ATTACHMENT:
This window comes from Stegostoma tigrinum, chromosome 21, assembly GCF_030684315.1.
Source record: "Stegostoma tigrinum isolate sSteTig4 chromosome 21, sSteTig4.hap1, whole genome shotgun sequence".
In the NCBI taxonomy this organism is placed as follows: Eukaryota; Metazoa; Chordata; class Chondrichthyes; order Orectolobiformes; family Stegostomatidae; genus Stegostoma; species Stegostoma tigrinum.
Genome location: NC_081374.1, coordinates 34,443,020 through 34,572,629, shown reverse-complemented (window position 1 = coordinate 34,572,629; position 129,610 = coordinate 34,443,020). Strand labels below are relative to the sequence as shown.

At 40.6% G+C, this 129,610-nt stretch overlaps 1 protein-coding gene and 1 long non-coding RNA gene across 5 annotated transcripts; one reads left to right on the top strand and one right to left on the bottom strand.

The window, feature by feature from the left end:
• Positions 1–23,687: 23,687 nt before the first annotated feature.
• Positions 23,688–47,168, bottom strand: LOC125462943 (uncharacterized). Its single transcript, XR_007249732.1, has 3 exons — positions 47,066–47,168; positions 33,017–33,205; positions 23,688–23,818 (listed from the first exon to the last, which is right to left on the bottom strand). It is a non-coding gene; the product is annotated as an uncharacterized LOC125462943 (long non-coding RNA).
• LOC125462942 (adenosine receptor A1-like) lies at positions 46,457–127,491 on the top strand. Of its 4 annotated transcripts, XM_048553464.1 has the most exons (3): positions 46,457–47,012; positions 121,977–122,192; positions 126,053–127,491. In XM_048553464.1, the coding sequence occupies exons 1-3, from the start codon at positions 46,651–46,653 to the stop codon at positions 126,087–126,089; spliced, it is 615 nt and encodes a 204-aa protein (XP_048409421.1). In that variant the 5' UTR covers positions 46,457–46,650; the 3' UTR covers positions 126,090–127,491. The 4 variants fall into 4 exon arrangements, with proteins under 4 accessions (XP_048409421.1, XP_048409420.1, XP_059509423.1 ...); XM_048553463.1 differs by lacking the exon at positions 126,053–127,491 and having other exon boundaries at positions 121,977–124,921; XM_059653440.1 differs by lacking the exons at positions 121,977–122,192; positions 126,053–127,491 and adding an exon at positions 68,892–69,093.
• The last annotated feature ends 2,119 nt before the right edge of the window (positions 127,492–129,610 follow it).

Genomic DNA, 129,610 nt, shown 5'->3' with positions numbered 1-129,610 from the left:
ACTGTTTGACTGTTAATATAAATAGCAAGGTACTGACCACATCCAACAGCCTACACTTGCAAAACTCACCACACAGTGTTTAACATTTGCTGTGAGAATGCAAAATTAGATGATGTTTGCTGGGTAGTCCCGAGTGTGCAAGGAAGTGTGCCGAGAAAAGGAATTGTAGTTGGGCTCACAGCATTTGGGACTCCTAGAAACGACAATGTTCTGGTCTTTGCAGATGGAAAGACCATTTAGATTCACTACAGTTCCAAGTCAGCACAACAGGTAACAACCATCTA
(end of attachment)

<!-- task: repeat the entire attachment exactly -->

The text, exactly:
This window comes from Stegostoma tigrinum, chromosome 21, assembly GCF_030684315.1.
Source record: "Stegostoma tigrinum isolate sSteTig4 chromosome 21, sSteTig4.hap1, whole genome shotgun sequence".
In the NCBI taxonomy this organism is placed as follows: Eukaryota; Metazoa; Chordata; class Chondrichthyes; order Orectolobiformes; family Stegostomatidae; genus Stegostoma; species Stegostoma tigrinum.
Genome location: NC_081374.1, coordinates 34,443,020 through 34,572,629, shown reverse-complemented (window position 1 = coordinate 34,572,629; position 129,610 = coordinate 34,443,020). Strand labels below are relative to the sequence as shown.

At 40.6% G+C, this 129,610-nt stretch overlaps 1 protein-coding gene and 1 long non-coding RNA gene across 5 annotated transcripts; one reads left to right on the top strand and one right to left on the bottom strand.

The window, feature by feature from the left end:
• Positions 1–23,687: 23,687 nt before the first annotated feature.
• Positions 23,688–47,168, bottom strand: LOC125462943 (uncharacterized). Its single transcript, XR_007249732.1, has 3 exons — positions 47,066–47,168; positions 33,017–33,205; positions 23,688–23,818 (listed from the first exon to the last, which is right to left on the bottom strand). It is a non-coding gene; the product is annotated as an uncharacterized LOC125462943 (long non-coding RNA).
• LOC125462942 (adenosine receptor A1-like) lies at positions 46,457–127,491 on the top strand. Of its 4 annotated transcripts, XM_048553464.1 has the most exons (3): positions 46,457–47,012; positions 121,977–122,192; positions 126,053–127,491. In XM_048553464.1, the coding sequence occupies exons 1-3, from the start codon at positions 46,651–46,653 to the stop codon at positions 126,087–126,089; spliced, it is 615 nt and encodes a 204-aa protein (XP_048409421.1). In that variant the 5' UTR covers positions 46,457–46,650; the 3' UTR covers positions 126,090–127,491. The 4 variants fall into 4 exon arrangements, with proteins under 4 accessions (XP_048409421.1, XP_048409420.1, XP_059509423.1 ...); XM_048553463.1 differs by lacking the exon at positions 126,053–127,491 and having other exon boundaries at positions 121,977–124,921; XM_059653440.1 differs by lacking the exons at positions 121,977–122,192; positions 126,053–127,491 and adding an exon at positions 68,892–69,093.
• The last annotated feature ends 2,119 nt before the right edge of the window (positions 127,492–129,610 follow it).

Genomic DNA, 129,610 nt, shown 5'->3' with positions numbered 1-129,610 from the left:
ACTGTTTGACTGTTAATATAAATAGCAAGGTACTGACCACATCCAACAGCCTACACTTGCAAAACTCACCACACAGTGTTTAACATTTGCTGTGAGAATGCAAAATTAGATGATGTTTGCTGGGTAGTCCCGAGTGTGCAAGGAAGTGTGCCGAGAAAAGGAATTGTAGTTGGGCTCACAGCATTTGGGACTCCTAGAAACGACAATGTTCTGGTCTTTGCAGATGGAAAGACCATTTAGATTCACTACAGTTCCAAGTCAGCACAACAGGTAACAACCATCTA